For children and adolescents, BMI is age- and sex-specific, since their body composition varies as they age and varies between boys and girls. For children and adolescents of the same age and sex, a BMI at or above the 85th percentile and below the 95th percentile signals overweight, a BMI at or above the 95th percentile indicates obesity, and a BMI at or above 120% of the 95th percentile shows severe obesity.
Complex relationships between genetic, socioeconomic, and cultural influences can contribute to obesity, and eating patterns, urban development, and lifestyle habits can influence its prevalence.
According to data from the 2017-2018 National Health and Nutrition Examination Survey (NHANES), the prevalence of obesity in American children, adolescents, and adults was higher than it has ever been in nearly 60 years.
Among American adults ages 20 and older, 42.4% had obesity, reported Cheryl Fryar, MSPH, of the National Center for Health Statistics (NCHS) in Hyattsville, Maryland, and colleagues in the latest Health E-Stats.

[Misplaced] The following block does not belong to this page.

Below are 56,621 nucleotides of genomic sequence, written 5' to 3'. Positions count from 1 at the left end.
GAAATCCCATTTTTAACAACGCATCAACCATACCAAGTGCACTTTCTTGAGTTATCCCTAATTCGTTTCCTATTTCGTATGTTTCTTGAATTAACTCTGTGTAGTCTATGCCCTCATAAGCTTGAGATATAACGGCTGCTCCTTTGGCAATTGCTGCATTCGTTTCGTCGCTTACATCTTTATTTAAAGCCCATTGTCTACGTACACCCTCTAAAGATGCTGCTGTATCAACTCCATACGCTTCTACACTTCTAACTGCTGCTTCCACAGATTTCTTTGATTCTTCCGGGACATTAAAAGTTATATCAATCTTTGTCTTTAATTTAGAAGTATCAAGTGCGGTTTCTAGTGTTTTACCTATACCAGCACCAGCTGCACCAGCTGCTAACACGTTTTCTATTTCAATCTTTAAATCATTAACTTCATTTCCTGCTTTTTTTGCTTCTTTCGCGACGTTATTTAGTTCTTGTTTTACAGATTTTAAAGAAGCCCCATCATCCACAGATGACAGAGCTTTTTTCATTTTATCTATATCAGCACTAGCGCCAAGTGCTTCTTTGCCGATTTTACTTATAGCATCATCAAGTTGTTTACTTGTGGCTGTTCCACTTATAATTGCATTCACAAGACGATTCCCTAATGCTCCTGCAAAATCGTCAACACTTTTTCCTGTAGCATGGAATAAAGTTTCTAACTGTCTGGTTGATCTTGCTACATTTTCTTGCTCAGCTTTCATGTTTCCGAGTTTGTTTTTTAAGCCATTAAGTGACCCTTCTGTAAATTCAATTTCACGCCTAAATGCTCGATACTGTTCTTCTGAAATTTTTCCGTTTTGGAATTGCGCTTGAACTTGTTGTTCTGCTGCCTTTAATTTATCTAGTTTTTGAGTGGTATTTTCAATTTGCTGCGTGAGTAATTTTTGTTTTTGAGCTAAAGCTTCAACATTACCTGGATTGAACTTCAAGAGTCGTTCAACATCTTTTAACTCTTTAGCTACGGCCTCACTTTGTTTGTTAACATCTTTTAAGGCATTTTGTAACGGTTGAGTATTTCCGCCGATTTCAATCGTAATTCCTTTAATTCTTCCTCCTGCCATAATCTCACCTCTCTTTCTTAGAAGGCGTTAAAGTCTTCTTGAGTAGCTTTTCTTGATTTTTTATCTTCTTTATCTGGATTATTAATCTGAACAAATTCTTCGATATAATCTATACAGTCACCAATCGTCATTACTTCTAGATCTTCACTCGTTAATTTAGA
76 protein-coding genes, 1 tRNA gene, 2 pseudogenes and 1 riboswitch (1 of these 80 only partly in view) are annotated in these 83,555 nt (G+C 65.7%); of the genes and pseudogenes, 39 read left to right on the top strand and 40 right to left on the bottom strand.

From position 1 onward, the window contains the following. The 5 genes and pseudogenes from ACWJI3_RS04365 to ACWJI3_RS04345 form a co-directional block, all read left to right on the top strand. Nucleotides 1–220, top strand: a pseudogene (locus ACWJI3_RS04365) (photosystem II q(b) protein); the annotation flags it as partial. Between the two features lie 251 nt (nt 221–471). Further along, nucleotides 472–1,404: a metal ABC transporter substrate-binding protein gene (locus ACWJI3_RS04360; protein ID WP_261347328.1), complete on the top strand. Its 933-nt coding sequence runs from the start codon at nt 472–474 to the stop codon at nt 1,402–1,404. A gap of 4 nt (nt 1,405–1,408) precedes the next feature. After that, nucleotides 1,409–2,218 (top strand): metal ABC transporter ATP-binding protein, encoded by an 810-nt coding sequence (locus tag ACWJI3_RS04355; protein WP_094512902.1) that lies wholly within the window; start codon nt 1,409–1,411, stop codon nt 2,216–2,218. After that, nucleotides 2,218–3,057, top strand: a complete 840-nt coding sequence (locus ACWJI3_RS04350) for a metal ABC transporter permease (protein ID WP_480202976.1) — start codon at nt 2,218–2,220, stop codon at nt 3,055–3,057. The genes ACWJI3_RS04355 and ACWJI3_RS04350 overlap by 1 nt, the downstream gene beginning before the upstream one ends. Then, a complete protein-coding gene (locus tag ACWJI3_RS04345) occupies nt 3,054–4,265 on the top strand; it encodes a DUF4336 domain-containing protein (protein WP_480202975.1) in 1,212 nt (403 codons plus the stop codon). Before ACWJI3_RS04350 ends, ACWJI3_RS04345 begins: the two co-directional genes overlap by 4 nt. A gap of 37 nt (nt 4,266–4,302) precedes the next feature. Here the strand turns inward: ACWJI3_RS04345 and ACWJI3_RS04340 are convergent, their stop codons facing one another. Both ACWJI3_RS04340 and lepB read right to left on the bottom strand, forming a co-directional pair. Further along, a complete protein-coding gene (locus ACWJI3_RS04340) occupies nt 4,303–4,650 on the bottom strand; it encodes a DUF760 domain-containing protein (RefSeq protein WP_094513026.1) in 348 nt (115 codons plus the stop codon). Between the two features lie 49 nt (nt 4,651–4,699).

Another 30.7% of adults were categorized as overweight, and 9.2% had severe obesity.
When the results were stratified by age, adults 40 to 59 saw the highest rates of obesity, with 45% of this age group with a BMI of 30 or higher. Middle-age men had the highest prevalence of obesity, at a rate of 46%.
The rates of obesity also varied according to ethnicity, noted Fryar and team.
Non-Hispanic Asian Americans consistently had the lowest rates of obesity, with only 18% and 17% of Asian men and women having a BMI over 30 in the most recent survey period.
On the other hand, Mexican-American adults had some of the highest rates, with 51% of men and 50% of women with obesity. Similarly, 41% of non-Hispanic Black men had obesity, as did 57% of Black adult women.